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Multi-Way Conventional loudspeakers with crossovers

2 way TL using SB23NBACS45 and SB29RDCN
2 way TL using SB23NBACS45 and SB29RDCN
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Old 27th August 2018, 07:59 AM   #11
eg92b16a is offline eg92b16a  Australia
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Quote:
Originally Posted by pkitt View Post
I substituted your T/S measurements into my model without any other changes, resulting in the predicted anechoic system bass response (red line) attached below. The only real change is a slightly lower output SPL (0.6 dB lower) but the same f3 for the same input power I used. A shorter line with a larger taper ratio does wonders for smoothing out the ripples in the response above 200 Hz or so and allows a lighter stuffing density. Your stuffing density works out to be a bit less than 1.6 lb/ft3 and unnecessarily makes f3 higher (a stuffing density over 1 lb/ft3 usually means the basic TL design can be improved).
Paul
Thanks for the info Paul. I'll have another go at the TL software tonight using a larger taper ratio.
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Old 27th August 2018, 08:33 AM   #12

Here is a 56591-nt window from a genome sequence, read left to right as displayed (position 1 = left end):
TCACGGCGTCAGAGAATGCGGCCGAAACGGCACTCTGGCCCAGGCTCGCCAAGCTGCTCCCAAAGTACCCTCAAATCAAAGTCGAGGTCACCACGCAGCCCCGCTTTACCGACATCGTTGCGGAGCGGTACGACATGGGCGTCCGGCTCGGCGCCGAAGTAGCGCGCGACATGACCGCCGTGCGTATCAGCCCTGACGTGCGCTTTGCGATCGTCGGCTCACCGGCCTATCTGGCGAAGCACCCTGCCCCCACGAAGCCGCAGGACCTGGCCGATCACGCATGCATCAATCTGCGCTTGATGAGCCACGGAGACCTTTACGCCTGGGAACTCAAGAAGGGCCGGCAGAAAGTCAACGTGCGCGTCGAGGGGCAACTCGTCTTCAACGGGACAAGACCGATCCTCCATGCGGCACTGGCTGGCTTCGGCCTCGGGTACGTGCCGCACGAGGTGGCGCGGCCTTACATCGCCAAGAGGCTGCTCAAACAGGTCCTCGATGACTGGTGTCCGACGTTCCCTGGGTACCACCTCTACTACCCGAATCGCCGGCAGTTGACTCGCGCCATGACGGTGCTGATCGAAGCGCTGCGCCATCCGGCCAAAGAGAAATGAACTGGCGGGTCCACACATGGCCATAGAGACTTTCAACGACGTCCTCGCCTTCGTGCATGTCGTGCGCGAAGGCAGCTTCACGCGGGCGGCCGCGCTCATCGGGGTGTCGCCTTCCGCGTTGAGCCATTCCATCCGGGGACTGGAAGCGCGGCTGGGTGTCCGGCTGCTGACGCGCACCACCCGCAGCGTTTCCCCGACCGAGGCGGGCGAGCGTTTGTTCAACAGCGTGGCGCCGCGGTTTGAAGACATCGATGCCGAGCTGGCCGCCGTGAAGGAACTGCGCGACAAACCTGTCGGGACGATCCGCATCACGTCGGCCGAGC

eg92b16a is offline eg92b16a  Australia
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OK, now I'm struggling with the imperial to metric conversions of pounds/ft3 to kg/m3.
A fill rate of 0.75 pounds / ft3 = 340g/27L. To get to kg/m3 is a factor of 37, which would mean 12kg/m3.
1lb/ft3 = 16kg/m3. That's a lot of fill.

So in reality, my TL design with 2.5kg/m3 is the equivalent of 0.15lb/ft3, which I just checked with an online calculator.
Cheers.
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Old 27th August 2018, 08:55 AM   #13
eg92b16a is offline eg92b16a  Australia
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Here is the updated TL.
Fill is equivalent to 0.3lb / ft3.
Attached Images
File Type: gif SB TL5.gif (134.5 KB, 281 views)